Major construction projects included building their own camp, restoring the 1,000-year-old Mississippian Era Earth Lodge, beginning work on a 40,000 square foot museum and administration facility (not finished until after World War II), constructing and paving two miles of roads including culverts and curbing, building parking lots, and preparing trails including a bridge between the museum and Earth Lodge that has become a local landmark. Additional laborious details at the detached Lamar Site (two miles south of the main site and including two large mounds) involved levee construction along with clean-up after the excavations. The clean-up, or rehabilitation effort, included the non-dramatic, backbreaking work of refilling excavation ditches.The young men labored in the heat of summer and in the cold of winter. The bleak days of the Depression and the loneliness of family separation were blended into cheerful days and new comradery through necessity and youthful optimism. Concrete was hauled in wheelbarrows, logs were moved by human power, and even stone-quarried without modern equipment. At the Earth Lodge, enrollees puddled clay in large pits, mixed in straw, and then applied the mixture to the inner concrete wall to simulate the Mississippian architecture. The public was admitted to this historic structure on November 1, 1937 after the CCC 'boys' completed the steel walkway and installed electric lights. Park projects continued throughout 1940. A wooden fence was installed around much of the park. At the entrance, a building resembling the design of old Fort Hawkins (1806) was added for the CCC visitor guides. Work continued on the large protective shelter over the Funeral Mound.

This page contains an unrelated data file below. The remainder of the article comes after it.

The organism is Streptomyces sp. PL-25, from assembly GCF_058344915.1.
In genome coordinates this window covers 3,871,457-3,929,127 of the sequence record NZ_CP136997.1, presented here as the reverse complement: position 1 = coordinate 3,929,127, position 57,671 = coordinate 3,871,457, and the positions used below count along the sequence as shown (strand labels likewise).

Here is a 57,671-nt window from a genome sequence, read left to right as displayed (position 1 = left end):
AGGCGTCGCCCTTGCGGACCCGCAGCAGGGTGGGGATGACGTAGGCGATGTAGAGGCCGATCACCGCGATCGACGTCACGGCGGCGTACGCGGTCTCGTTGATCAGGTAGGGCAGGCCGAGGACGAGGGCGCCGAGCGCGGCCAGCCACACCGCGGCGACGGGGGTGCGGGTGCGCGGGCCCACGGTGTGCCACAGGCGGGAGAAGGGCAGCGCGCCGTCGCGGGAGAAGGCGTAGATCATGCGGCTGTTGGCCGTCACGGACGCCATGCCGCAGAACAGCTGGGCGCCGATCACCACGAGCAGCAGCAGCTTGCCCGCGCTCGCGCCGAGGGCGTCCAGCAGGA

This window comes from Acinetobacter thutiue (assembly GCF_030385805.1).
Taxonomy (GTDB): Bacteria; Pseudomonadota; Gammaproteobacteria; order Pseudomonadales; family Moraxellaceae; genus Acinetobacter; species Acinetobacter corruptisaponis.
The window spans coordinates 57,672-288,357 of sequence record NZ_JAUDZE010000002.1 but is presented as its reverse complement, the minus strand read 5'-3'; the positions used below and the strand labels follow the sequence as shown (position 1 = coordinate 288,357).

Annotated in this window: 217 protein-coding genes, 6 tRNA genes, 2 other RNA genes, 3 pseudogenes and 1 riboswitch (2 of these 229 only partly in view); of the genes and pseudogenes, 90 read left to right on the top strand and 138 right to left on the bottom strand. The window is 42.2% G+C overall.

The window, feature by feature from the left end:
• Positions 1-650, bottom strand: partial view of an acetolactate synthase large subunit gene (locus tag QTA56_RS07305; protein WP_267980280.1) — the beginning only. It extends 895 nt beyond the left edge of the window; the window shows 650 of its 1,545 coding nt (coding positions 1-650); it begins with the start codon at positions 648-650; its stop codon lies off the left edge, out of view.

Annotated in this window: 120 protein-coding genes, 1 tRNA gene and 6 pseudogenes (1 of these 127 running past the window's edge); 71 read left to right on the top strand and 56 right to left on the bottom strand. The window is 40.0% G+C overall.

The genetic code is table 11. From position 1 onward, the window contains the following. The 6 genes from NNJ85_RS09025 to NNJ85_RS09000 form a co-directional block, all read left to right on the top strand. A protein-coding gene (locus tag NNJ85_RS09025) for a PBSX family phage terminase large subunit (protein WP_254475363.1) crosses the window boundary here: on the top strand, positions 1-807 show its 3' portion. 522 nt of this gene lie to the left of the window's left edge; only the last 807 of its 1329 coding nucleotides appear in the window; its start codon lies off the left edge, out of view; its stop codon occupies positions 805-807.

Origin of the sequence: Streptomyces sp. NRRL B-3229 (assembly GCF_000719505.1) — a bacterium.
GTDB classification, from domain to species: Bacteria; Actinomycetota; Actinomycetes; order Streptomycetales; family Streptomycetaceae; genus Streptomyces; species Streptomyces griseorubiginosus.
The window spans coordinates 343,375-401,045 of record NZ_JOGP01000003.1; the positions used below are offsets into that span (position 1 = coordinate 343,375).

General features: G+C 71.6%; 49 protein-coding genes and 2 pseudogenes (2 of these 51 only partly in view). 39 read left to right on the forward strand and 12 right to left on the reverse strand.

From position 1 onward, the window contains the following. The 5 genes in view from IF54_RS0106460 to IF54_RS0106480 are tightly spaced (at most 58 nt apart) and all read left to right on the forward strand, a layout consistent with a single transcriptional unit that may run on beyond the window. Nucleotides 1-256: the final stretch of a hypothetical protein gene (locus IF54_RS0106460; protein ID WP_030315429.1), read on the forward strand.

1941 saw some of the CCC enrollees duties transferred to nearby Camp Wheeler, which would provide infantry training during the coming war. On December 7, 1941 one era ended and another began. Lives changed. In early 1942 only 40% of the original CCC members remained at Ocmulgee National Monument. All emphasis was being placed on the war effort and work ended at the park in February 1942. The last three CCC youth employed at Ocmulgee were on loan from the Soil Conservation Service, and they provided visitor services. Camp NM-4, Company 1426, was closed at Ocmulgee National Monument in July 1942. Most of the young men continued in the service of their nation. Some gave all. On November 12, 1983 a reunion for the young men of Civilian Conservation Corps Camp NM-4, Company 1426, was held at Ocmulgee National Monument in Macon, Georgia. Approximately eighty-two enrollees attended . . . but, they were no longer young. There were tours of the park including the Earth Lodge the men had labored over, lunch was served from a National Guard field kitchen, and dinner was held in the new Discovery Lab in the basement of the museum. Members of the original Camp band provided music. Stories were swapped, acquaintances renewed, and some even located their initials in the concrete pilings of the Earth Lodge bridge. "Cabbage Head," "Radio" (you couldn't turn him off), "Big," and "Little Chicken" are now gone from the Park, but evidence of their efforts are enjoyed by thousands of visitors annually.

The work at Ocmulgee, which began in late 1933, consisted of extensive excavations driven by the nations' need to create jobs during the Great Depression. But the project also provided the opportunity for intensive research into the prehistory of Middle Georgia that resulted, for the first time, in an understanding of the time sequence of the Native Southeastern cultures in United States.

Last updated: October 23, 2023